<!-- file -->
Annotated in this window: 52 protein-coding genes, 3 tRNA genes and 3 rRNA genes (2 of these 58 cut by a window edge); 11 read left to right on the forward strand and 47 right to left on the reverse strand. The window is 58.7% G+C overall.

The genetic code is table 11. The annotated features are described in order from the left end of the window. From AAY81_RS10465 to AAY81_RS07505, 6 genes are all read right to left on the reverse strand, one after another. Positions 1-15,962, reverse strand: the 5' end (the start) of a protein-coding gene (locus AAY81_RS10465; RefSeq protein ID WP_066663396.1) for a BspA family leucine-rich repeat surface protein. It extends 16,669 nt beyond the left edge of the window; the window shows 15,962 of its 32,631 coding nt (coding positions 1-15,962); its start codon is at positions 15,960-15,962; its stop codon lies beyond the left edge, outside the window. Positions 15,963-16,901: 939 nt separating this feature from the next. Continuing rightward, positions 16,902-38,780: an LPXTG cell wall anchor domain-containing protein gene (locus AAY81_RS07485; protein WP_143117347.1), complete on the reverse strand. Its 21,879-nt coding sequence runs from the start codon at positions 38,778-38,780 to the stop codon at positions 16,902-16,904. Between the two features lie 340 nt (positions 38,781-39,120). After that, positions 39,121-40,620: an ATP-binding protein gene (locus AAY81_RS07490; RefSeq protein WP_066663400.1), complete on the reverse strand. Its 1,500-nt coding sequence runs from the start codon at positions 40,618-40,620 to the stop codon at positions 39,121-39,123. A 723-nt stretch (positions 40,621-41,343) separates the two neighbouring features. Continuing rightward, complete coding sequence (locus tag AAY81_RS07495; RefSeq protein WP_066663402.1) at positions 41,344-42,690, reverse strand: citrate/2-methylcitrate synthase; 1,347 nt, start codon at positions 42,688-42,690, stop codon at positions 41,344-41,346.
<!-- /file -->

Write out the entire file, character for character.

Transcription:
Annotated in this window: 52 protein-coding genes, 3 tRNA genes and 3 rRNA genes (2 of these 58 cut by a window edge); 11 read left to right on the forward strand and 47 right to left on the reverse strand. The window is 58.7% G+C overall.

The genetic code is table 11. The annotated features are described in order from the left end of the window. From AAY81_RS10465 to AAY81_RS07505, 6 genes are all read right to left on the reverse strand, one after another. Positions 1-15,962, reverse strand: the 5' end (the start) of a protein-coding gene (locus AAY81_RS10465; RefSeq protein ID WP_066663396.1) for a BspA family leucine-rich repeat surface protein. It extends 16,669 nt beyond the left edge of the window; the window shows 15,962 of its 32,631 coding nt (coding positions 1-15,962); its start codon is at positions 15,960-15,962; its stop codon lies beyond the left edge, outside the window. Positions 15,963-16,901: 939 nt separating this feature from the next. Continuing rightward, positions 16,902-38,780: an LPXTG cell wall anchor domain-containing protein gene (locus AAY81_RS07485; protein WP_143117347.1), complete on the reverse strand. Its 21,879-nt coding sequence runs from the start codon at positions 38,778-38,780 to the stop codon at positions 16,902-16,904. Between the two features lie 340 nt (positions 38,781-39,120). After that, positions 39,121-40,620: an ATP-binding protein gene (locus AAY81_RS07490; RefSeq protein WP_066663400.1), complete on the reverse strand. Its 1,500-nt coding sequence runs from the start codon at positions 40,618-40,620 to the stop codon at positions 39,121-39,123. A 723-nt stretch (positions 40,621-41,343) separates the two neighbouring features. Continuing rightward, complete coding sequence (locus tag AAY81_RS07495; RefSeq protein WP_066663402.1) at positions 41,344-42,690, reverse strand: citrate/2-methylcitrate synthase; 1,347 nt, start codon at positions 42,688-42,690, stop codon at positions 41,344-41,346.